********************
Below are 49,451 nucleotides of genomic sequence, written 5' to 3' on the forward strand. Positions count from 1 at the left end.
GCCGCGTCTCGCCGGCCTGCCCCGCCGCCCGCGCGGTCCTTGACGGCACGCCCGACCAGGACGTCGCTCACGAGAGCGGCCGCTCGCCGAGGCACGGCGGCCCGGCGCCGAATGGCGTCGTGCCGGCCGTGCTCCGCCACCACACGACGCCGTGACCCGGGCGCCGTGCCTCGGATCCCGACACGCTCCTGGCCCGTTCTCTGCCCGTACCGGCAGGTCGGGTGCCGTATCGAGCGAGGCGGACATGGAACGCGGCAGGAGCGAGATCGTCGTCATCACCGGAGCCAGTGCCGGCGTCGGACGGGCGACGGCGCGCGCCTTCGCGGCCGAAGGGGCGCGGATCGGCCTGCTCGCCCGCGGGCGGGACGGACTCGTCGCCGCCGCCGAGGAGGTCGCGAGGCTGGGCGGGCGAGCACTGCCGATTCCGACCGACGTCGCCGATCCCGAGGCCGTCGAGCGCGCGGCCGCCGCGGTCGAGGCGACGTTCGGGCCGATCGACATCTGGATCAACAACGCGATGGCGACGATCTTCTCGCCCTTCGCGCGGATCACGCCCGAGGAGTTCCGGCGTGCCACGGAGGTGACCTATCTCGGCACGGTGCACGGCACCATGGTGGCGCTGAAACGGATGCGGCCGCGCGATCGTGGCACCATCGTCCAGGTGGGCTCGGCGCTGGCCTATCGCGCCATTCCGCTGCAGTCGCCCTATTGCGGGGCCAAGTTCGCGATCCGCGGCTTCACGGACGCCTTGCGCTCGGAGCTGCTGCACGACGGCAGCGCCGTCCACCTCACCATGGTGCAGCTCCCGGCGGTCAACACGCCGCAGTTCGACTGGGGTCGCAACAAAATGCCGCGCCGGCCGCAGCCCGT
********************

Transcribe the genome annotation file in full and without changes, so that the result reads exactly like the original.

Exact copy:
Below are 49,451 nucleotides of genomic sequence, written 5' to 3' on the forward strand. Positions count from 1 at the left end.
GCCGCGTCTCGCCGGCCTGCCCCGCCGCCCGCGCGGTCCTTGACGGCACGCCCGACCAGGACGTCGCTCACGAGAGCGGCCGCTCGCCGAGGCACGGCGGCCCGGCGCCGAATGGCGTCGTGCCGGCCGTGCTCCGCCACCACACGACGCCGTGACCCGGGCGCCGTGCCTCGGATCCCGACACGCTCCTGGCCCGTTCTCTGCCCGTACCGGCAGGTCGGGTGCCGTATCGAGCGAGGCGGACATGGAACGCGGCAGGAGCGAGATCGTCGTCATCACCGGAGCCAGTGCCGGCGTCGGACGGGCGACGGCGCGCGCCTTCGCGGCCGAAGGGGCGCGGATCGGCCTGCTCGCCCGCGGGCGGGACGGACTCGTCGCCGCCGCCGAGGAGGTCGCGAGGCTGGGCGGGCGAGCACTGCCGATTCCGACCGACGTCGCCGATCCCGAGGCCGTCGAGCGCGCGGCCGCCGCGGTCGAGGCGACGTTCGGGCCGATCGACATCTGGATCAACAACGCGATGGCGACGATCTTCTCGCCCTTCGCGCGGATCACGCCCGAGGAGTTCCGGCGTGCCACGGAGGTGACCTATCTCGGCACGGTGCACGGCACCATGGTGGCGCTGAAACGGATGCGGCCGCGCGATCGTGGCACCATCGTCCAGGTGGGCTCGGCGCTGGCCTATCGCGCCATTCCGCTGCAGTCGCCCTATTGCGGGGCCAAGTTCGCGATCCGCGGCTTCACGGACGCCTTGCGCTCGGAGCTGCTGCACGACGGCAGCGCCGTCCACCTCACCATGGTGCAGCTCCCGGCGGTCAACACGCCGCAGTTCGACTGGGGTCGCAACAAAATGCCGCGCCGGCCGCAGCCCGT